Brief Bio

Peter O’Hearn is a computer scientist who has made major contributions to the science and engineering of program correctness. His research contains a strand stretching from abstract topics such as mathematical logics through to automated analysis of industrial software used regularly by billions of people.

Peter is known particularly for separation logic, a theory he developed with John Reynolds which opened up new possibilities for scaling logical reasoning about code. This built upon prior work of Peter and David Pym on logic for resources.

After over 20 years as an academic, Peter took a position at Facebook in 2013 with the acquisition of a startup he cofounded, Monoidics Ltd. The Infer program analyzer, developed by Peter’s team, has resulted in tens of thousands of issues being fixed by Facebook engineers before they reach production. Infer is also used at Amazon, Spotify, Mozilla and other companies.

Peter has received a number of awards for his work, including the 2011 POPL Influential Paper Award, the 2016 CAV Award and the 2016 Gödel Prize. Peter is a Fellow of the Royal Society, a Fellow of the Royal Academy of Engineering, and he received an honorary doctorate from Dalhousie University in 2018.

 

Longer version

I am a Research Scientist at Facebook and a Professor of Computer Science at University College London. My work has been in the broad areas of programming languages and logic, ranging from new logics and mathematical models to industrial applications of program proof. With John Reynolds I developed Separation Logic, a theory which opened up new practical possibilities for program proof. In 2009 I cofounded a software verification startup company, Monoidics Ltd, which was acquired by Facebook in 2017 at which point I moved to Facebook with the Monoidics engineering team where I led the Infer program analys team, which deployed a novel program analyzer that catches thousands of bugs/month which are fixed by Facebook's engineers before they reach production. In 2017 I moved from a management (Director) role back to a technical role, to pursue problems in program verification and static analysis, particularly concurrency analysis at scale. I led the Infer team at Facebook up to 2017 --

I have developed several new logics. The Bunched Logic of David Pym and I is a general logic of resource, a more abstract cousin of and precursor to separation logic. The work with Reynolds on Leparation Logic extended Hoare's logic to address the problem of tractable reasoning about the mutation of data structures in computer memory; during this work I invented a theory of local reasoning where specifications and proofs mention only the resources (memory, files, etc) accessed by program components, and this led to a significant increase in the scalability of automated reasoning applied to large codebases. Then I proposed a Concurrent Ceparation Logic, which has made inroads on the problem of modular reasoning about shared-memory concurrent programs.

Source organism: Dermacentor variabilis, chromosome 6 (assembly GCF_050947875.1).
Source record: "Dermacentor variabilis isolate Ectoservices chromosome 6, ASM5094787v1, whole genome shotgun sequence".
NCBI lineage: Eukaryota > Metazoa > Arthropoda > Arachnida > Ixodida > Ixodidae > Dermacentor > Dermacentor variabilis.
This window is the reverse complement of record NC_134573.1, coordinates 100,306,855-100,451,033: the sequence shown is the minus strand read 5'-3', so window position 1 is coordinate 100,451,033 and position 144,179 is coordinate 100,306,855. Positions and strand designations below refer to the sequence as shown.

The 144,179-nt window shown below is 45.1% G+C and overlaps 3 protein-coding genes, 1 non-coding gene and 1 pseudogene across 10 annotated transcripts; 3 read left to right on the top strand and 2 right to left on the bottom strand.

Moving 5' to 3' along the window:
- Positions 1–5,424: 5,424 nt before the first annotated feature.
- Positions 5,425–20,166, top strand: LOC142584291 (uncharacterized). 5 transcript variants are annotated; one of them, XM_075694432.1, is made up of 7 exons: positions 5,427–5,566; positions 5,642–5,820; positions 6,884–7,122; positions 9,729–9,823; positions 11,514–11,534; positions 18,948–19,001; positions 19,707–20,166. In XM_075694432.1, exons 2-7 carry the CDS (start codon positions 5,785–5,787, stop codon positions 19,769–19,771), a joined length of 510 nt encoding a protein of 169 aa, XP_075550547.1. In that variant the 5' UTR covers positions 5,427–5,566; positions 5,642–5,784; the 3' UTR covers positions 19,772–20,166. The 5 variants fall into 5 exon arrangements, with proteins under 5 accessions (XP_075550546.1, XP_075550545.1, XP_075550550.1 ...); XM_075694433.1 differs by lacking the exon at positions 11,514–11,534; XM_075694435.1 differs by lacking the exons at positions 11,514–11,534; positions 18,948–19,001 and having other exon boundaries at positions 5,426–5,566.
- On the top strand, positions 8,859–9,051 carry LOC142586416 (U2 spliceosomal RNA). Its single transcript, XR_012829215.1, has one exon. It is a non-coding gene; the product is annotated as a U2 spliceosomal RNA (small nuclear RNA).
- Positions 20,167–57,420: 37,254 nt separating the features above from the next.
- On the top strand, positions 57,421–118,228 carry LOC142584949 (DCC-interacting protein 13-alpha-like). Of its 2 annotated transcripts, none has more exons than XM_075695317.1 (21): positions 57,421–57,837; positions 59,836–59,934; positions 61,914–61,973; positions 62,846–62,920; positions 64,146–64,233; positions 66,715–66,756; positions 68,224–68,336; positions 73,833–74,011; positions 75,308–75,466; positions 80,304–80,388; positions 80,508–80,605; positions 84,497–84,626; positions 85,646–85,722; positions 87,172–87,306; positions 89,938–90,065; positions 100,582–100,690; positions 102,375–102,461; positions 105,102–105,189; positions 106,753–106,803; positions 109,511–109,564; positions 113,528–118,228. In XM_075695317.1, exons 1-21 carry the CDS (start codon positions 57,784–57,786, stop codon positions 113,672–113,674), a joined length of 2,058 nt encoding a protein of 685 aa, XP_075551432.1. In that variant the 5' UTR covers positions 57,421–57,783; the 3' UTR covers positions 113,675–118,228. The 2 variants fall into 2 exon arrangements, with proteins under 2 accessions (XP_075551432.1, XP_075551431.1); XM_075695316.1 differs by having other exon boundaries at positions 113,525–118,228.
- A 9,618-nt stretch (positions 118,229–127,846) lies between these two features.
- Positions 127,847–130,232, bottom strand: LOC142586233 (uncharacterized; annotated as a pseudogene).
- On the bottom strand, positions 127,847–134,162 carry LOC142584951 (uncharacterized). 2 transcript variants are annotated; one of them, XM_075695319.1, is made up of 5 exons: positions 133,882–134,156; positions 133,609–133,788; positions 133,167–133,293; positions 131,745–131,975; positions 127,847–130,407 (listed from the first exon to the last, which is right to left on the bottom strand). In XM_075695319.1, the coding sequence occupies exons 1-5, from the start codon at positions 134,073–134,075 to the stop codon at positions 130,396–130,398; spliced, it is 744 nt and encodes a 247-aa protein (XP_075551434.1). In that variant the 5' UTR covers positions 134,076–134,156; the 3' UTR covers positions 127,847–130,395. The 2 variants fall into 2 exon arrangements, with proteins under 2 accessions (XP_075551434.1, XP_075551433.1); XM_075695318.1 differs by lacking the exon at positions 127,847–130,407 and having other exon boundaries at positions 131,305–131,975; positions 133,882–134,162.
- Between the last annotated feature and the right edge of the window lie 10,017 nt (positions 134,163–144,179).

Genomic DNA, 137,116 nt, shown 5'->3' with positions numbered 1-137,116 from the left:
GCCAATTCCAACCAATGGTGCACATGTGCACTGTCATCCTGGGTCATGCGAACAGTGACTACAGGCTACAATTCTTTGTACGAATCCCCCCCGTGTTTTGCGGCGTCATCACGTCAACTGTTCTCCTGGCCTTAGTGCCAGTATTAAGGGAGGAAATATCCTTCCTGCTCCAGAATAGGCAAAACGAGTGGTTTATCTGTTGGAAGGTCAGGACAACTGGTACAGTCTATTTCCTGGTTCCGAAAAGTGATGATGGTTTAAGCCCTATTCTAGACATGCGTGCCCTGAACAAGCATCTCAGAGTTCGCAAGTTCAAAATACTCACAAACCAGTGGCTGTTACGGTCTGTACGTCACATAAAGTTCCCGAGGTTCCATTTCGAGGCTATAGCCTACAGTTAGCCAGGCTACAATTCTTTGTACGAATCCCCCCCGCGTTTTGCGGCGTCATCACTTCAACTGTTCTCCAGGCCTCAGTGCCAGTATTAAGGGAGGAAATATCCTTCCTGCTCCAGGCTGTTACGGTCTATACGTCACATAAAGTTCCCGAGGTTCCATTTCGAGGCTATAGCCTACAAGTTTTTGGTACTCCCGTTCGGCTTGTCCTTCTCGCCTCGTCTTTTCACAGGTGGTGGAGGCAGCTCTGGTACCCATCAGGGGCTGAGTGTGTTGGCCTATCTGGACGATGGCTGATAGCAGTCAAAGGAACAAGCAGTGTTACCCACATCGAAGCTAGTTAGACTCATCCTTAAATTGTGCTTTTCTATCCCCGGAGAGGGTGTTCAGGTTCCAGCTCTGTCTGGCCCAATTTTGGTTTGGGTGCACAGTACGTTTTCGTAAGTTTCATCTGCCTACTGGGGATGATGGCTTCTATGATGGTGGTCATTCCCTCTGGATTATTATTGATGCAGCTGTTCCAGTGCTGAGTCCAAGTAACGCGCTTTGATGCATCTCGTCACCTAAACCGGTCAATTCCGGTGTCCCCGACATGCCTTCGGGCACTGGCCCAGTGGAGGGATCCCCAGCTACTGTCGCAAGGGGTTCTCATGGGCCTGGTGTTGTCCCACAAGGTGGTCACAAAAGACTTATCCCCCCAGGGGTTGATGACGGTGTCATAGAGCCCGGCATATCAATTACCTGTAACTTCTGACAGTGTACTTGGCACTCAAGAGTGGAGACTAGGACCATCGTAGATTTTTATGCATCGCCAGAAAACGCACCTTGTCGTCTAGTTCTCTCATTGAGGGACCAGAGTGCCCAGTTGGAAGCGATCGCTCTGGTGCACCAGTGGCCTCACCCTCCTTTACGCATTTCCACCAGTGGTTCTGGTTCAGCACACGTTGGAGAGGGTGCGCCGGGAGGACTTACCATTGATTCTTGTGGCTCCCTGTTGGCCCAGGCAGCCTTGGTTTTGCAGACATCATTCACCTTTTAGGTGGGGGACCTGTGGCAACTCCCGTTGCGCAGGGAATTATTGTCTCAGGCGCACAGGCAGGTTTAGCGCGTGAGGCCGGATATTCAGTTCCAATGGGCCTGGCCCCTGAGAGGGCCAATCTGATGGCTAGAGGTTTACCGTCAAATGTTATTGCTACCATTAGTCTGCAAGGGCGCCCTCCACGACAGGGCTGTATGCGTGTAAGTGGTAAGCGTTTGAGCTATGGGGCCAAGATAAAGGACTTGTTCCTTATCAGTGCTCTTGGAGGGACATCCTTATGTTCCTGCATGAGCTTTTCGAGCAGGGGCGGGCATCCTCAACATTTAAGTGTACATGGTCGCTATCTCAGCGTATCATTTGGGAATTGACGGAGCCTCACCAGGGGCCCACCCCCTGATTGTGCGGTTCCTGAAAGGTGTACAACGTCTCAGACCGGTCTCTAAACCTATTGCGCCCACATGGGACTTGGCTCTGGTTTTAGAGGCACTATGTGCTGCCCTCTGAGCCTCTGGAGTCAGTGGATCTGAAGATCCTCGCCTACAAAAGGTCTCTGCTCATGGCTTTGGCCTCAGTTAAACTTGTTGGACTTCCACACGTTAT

These theoretical advances led to new software tools research. The Smallfoot tool (Calcagno, Berdine and I, 2002-2005) showed how to do automatic program verification with separation logic, where specifications concentrate on the footprints of program components. Next, Space Invader (Calcagno, Distefano, Yang and I, 2006-2008) advanced an automatic program analysis where abstract interpretation paired with separation logic proof theory was used to automatically prove memory-safety properties of dmsll (up to 10k LOC) complete programs. Then, Abductor (again Calcagno, Distefano, Yang and I, JACM'11) achieved an extreme modular program analysis based on the local reasoning idea, where the footprints of program program components were calculated (approximated) without requiring analysis of the complete program; this allowed the analysis to scale to millions of lines of code, and to work incrementally on code changes. This extreme modular analysis was the basis of the industrial program analyzer Infer from Monoidics, which is now being developed at Facebook.

I did my PhD (graduated 1991) at Queen's University in Kingston, Ontario, Canada, under the supervision of Bob Tennent. I held academic positions at Syracuse (1991-1995) and Queen Mary University of London (1996-2012), before moving to University College London in March of 2012. I have been the recipient of an EPSRC Advanced Research Fellowship, a Royal Society Wolfson Research Merit Award, a Most Influential POPL Paper Award, and a Royal Academy of Engineering/Microsoft Research Chair. I was co-recipient of the 2016 CAV Award for work on separaiton logic and its automation, and the 2016 Gödel Prize for the discovery of concurrent separation logic. I was elected Fellow of the Royal Academy of Engineering in 2016.